Madhavan strove, through the journal and otherwise to remove the restraints in the daily lives of the Ezhavas. There were some schools in those days which refused admissions to Ezhavas and the lower classes on the grounds of untouchability. When the Ezhavas applied for admission to the lower grade elementary school in Chavara, the Director of education, L.D.Hodson, stated in his communication that the Ezhavas could not be admitted as the school building and the compound had not come under Government control. There was another instance where admission was denied to the Ezhavas othe grounds that the school was very close to the temple and the palace. Desabhimani reported such incidents and fought for justice.

Madhavan’s attention turned to the task of redressing the grievances of the depressed classes.  In the year 1917-1918 the Ezhavas of Cochin had to suffer much at the hands of Government officials. A Conference was held at Calicut in 1918 at which Kottiyath Ramunni presided. T.K.Madhavan participated as the representative of the S.N.D.P.Yogam. In his powerful speech he stressed three points- (1) Tiyyas should give up without any reservation the practice of untouchability in respect of those considered lower to them. (2) They should oppose the untouchability practiced by those considered above them. (3) Tiyyas should observe Satyagraha for this purpose.

The speech was so inspiring that many among the audience volunteered for satyagraha. At the conference itself a society called the Tiyya Passive Resistance League was formed. Madhavan made a donation of one hundred and one rupees.

Madhavan started an intensive campaign for temple entry and the freedom to use public roads . The Government appointed him member of the Shri Moolam Assembly in 1918. In the assembly he argued for stopping untouchability through an edict. The arguments of the Dewan that such reforms could not be brought about through Government Notification did not dull the edge of his efforts. Madhavan was a member again in 1921. He gave notice for a petition for according equal citizens’ rights with special emphasis on entry for all Hindus into public temples. The Chief Secretary informed him that since the mention of religion violated Assembly rules he could amend the subject of the petition as equality of citizens’ rights and hoped that he would not refer to the subject of temple entry.

Madhavan had by that time, been convinced that ordinary representations would lead them nowhere.He wanted to expand the range of his activities. He had been watching with growing interest the independence movement that was taking shape under the leadership of mahatma Gandhi. He had faith in the greatness of Sanatana Dharma and took pride in the traditions of the land. He decided that the efforts to destroy the caste system should be taken across the borders of Kerala into the broader arena of the whole of India. When Mahatmaji, who had accepted removal of Untouchability as the first point of his political programme, visited Tirunelveli in 1921, Madhavan met him to seek his advice. Madhavan has described this interview as a unique experience.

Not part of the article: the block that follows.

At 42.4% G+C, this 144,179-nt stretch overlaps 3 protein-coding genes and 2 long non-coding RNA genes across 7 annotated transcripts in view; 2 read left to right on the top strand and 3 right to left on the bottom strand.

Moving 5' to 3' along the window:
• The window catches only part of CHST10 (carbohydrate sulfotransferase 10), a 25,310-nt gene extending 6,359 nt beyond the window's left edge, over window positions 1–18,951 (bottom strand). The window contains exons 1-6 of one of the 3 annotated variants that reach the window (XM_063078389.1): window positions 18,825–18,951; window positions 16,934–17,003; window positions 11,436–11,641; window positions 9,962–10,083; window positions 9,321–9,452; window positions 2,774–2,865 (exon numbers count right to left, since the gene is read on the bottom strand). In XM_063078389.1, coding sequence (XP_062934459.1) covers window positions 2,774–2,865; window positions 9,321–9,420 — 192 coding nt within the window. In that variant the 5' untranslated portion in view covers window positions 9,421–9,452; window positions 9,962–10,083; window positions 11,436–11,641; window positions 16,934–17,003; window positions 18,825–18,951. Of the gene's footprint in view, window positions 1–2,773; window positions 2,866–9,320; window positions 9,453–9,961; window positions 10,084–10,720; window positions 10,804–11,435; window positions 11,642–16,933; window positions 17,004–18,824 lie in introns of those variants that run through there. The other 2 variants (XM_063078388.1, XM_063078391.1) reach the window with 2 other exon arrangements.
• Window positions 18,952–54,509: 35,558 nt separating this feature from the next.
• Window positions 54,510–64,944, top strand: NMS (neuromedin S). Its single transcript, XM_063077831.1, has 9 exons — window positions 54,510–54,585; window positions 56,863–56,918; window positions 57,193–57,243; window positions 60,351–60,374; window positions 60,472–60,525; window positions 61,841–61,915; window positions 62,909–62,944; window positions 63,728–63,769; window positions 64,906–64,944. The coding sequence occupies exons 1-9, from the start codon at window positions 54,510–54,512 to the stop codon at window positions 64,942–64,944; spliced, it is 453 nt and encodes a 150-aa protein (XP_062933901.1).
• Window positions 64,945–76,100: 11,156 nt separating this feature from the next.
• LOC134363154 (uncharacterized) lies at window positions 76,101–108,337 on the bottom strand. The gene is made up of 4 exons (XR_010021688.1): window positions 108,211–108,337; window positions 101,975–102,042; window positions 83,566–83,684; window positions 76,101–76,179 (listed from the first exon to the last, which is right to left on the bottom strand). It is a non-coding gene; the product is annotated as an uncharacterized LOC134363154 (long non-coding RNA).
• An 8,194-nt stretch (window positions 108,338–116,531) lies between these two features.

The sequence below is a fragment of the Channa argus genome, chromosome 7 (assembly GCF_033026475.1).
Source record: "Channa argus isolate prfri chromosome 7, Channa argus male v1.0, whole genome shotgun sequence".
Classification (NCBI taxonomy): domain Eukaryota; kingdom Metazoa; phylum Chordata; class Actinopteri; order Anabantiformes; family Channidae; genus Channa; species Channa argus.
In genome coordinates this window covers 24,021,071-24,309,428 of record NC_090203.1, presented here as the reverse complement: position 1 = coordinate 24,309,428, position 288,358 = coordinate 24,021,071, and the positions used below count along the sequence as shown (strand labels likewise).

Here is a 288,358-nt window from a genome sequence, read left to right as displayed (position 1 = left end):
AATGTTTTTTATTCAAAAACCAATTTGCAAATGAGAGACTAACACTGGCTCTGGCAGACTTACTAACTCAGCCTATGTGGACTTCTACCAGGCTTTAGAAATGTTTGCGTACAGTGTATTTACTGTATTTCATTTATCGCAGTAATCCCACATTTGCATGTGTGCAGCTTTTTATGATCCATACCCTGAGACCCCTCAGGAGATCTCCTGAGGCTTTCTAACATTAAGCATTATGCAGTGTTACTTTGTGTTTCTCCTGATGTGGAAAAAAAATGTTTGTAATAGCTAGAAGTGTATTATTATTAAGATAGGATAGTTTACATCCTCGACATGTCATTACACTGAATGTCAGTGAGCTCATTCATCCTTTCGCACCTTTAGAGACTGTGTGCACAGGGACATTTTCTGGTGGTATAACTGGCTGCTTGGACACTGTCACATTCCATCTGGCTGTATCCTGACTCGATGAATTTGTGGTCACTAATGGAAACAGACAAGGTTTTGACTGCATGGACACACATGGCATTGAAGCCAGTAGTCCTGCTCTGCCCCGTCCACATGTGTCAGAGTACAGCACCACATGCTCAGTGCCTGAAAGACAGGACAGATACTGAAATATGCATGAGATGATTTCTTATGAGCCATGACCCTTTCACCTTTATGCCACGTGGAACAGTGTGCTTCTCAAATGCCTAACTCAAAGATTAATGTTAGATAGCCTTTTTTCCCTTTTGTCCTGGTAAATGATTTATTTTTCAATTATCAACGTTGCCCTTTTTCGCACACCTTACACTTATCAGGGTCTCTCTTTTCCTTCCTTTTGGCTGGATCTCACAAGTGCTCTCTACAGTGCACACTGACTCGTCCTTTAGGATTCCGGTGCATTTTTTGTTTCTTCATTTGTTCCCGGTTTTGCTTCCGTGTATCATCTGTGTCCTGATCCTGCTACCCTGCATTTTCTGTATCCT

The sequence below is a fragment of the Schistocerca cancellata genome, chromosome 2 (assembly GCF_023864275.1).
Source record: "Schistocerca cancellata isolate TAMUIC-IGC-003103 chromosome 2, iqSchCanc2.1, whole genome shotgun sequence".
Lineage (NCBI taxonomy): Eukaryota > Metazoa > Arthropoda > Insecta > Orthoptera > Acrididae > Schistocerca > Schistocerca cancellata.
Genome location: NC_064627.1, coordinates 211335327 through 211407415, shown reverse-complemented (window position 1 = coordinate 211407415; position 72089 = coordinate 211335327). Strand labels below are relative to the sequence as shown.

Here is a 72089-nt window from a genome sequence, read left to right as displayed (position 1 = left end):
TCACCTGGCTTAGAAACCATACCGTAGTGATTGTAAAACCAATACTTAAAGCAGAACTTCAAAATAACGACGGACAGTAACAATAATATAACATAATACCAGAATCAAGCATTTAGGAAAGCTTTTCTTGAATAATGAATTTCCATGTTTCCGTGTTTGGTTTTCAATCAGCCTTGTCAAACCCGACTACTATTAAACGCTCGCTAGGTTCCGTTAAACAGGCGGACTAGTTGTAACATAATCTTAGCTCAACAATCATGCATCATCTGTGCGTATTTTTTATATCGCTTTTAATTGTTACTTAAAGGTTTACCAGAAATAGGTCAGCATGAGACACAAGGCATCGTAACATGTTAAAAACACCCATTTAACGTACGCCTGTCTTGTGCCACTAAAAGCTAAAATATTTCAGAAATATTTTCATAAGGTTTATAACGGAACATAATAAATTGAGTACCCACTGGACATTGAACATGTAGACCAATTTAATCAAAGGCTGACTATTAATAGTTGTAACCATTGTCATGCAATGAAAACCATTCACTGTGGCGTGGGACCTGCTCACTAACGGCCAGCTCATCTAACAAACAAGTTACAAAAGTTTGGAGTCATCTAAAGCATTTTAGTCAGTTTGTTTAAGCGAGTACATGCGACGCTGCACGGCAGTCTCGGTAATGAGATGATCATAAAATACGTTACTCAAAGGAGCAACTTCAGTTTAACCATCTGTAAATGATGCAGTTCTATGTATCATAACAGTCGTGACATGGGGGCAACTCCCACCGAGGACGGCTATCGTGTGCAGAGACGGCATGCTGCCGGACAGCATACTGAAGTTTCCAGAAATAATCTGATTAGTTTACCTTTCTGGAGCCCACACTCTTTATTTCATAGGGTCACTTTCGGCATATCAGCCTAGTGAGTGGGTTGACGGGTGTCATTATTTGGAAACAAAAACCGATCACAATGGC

“ When I sat near Mahatmaji I felt a change coming over my attitudes. Exponents of Yogasastra say that those who come within the magnetic sphere of great souls would feel a sense of great exaltation. My experience had made me convinced of its truth.” He used to have the same experience in the presence of Sree Narayana Guru.

Madhavan told Gandhiji that popularization of spinning by the mahatma had greatly benefited his community. It had helped them to regain their self-respect. Toddy-tapping and weaving were their two traditional occupations. Gandhiji’s propaganda had made weaving a respectable occupation practiced even by princesses and had removed the stigma the community suffered on account of their occupation. Since weaving was their traditional trade they could serve the country well by producing enough Swadeshi cloths.

Madhavan informed Gandhiji of Swami’s message: “Liquor is poison, make it not, vent it not,drink it not”. Swami had advocated total abstinence from drinking much earlier than its inclusion in the Mahatma’s  programme. They were advising members of their community and others not to bid the shops at the time of next auction.  Effects to stop tapping had caused anxiety to the Government of Travancore and it was trying to make liquor from cereals.

Gandhiji expresses happiness at Swami’s advice on prohibition and hoped that they would work for its success.